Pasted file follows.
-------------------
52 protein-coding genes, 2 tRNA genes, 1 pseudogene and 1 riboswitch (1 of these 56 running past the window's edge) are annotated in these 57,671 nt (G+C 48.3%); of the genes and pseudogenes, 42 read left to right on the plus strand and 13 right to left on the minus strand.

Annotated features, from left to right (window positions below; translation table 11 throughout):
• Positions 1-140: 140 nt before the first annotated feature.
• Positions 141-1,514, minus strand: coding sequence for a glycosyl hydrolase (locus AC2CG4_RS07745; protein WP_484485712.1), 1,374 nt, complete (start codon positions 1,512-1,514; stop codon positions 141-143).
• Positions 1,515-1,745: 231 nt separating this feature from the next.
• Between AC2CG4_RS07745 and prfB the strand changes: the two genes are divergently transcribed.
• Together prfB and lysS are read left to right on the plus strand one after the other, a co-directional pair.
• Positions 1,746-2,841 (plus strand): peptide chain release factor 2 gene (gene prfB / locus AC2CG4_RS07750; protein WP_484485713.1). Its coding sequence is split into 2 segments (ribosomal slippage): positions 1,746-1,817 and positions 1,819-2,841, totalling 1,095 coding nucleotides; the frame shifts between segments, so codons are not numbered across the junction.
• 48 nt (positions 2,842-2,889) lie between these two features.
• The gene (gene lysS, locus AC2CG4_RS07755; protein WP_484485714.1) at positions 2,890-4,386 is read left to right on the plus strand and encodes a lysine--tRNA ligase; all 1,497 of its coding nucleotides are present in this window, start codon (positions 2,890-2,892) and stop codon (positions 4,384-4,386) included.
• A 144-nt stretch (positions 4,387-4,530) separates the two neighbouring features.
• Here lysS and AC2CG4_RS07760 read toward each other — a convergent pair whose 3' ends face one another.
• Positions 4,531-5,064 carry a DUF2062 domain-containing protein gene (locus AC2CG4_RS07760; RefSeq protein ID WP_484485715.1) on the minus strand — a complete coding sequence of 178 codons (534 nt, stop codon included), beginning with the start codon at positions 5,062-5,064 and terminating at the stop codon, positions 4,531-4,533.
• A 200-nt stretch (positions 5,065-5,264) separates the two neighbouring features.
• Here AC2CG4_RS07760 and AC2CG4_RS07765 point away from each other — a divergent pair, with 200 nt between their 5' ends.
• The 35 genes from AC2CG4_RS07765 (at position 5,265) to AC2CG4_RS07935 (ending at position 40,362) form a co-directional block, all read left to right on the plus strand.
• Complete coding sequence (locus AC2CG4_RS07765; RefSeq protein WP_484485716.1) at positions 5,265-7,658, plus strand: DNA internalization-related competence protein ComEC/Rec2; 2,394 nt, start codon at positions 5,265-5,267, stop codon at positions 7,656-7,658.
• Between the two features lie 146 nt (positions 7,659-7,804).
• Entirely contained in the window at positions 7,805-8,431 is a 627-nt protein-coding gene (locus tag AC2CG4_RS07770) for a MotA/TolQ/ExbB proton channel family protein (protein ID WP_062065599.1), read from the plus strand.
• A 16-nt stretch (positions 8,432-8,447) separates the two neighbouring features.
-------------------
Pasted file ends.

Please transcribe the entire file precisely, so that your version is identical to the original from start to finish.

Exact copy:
52 protein-coding genes, 2 tRNA genes, 1 pseudogene and 1 riboswitch (1 of these 56 running past the window's edge) are annotated in these 57,671 nt (G+C 48.3%); of the genes and pseudogenes, 42 read left to right on the plus strand and 13 right to left on the minus strand.

Annotated features, from left to right (window positions below; translation table 11 throughout):
• Positions 1-140: 140 nt before the first annotated feature.
• Positions 141-1,514, minus strand: coding sequence for a glycosyl hydrolase (locus AC2CG4_RS07745; protein WP_484485712.1), 1,374 nt, complete (start codon positions 1,512-1,514; stop codon positions 141-143).
• Positions 1,515-1,745: 231 nt separating this feature from the next.
• Between AC2CG4_RS07745 and prfB the strand changes: the two genes are divergently transcribed.
• Together prfB and lysS are read left to right on the plus strand one after the other, a co-directional pair.
• Positions 1,746-2,841 (plus strand): peptide chain release factor 2 gene (gene prfB / locus AC2CG4_RS07750; protein WP_484485713.1). Its coding sequence is split into 2 segments (ribosomal slippage): positions 1,746-1,817 and positions 1,819-2,841, totalling 1,095 coding nucleotides; the frame shifts between segments, so codons are not numbered across the junction.
• 48 nt (positions 2,842-2,889) lie between these two features.
• The gene (gene lysS, locus AC2CG4_RS07755; protein WP_484485714.1) at positions 2,890-4,386 is read left to right on the plus strand and encodes a lysine--tRNA ligase; all 1,497 of its coding nucleotides are present in this window, start codon (positions 2,890-2,892) and stop codon (positions 4,384-4,386) included.
• A 144-nt stretch (positions 4,387-4,530) separates the two neighbouring features.
• Here lysS and AC2CG4_RS07760 read toward each other — a convergent pair whose 3' ends face one another.
• Positions 4,531-5,064 carry a DUF2062 domain-containing protein gene (locus AC2CG4_RS07760; RefSeq protein ID WP_484485715.1) on the minus strand — a complete coding sequence of 178 codons (534 nt, stop codon included), beginning with the start codon at positions 5,062-5,064 and terminating at the stop codon, positions 4,531-4,533.
• A 200-nt stretch (positions 5,065-5,264) separates the two neighbouring features.
• Here AC2CG4_RS07760 and AC2CG4_RS07765 point away from each other — a divergent pair, with 200 nt between their 5' ends.
• The 35 genes from AC2CG4_RS07765 (at position 5,265) to AC2CG4_RS07935 (ending at position 40,362) form a co-directional block, all read left to right on the plus strand.
• Complete coding sequence (locus AC2CG4_RS07765; RefSeq protein WP_484485716.1) at positions 5,265-7,658, plus strand: DNA internalization-related competence protein ComEC/Rec2; 2,394 nt, start codon at positions 5,265-5,267, stop codon at positions 7,656-7,658.
• Between the two features lie 146 nt (positions 7,659-7,804).
• Entirely contained in the window at positions 7,805-8,431 is a 627-nt protein-coding gene (locus tag AC2CG4_RS07770) for a MotA/TolQ/ExbB proton channel family protein (protein ID WP_062065599.1), read from the plus strand.
• A 16-nt stretch (positions 8,432-8,447) separates the two neighbouring features.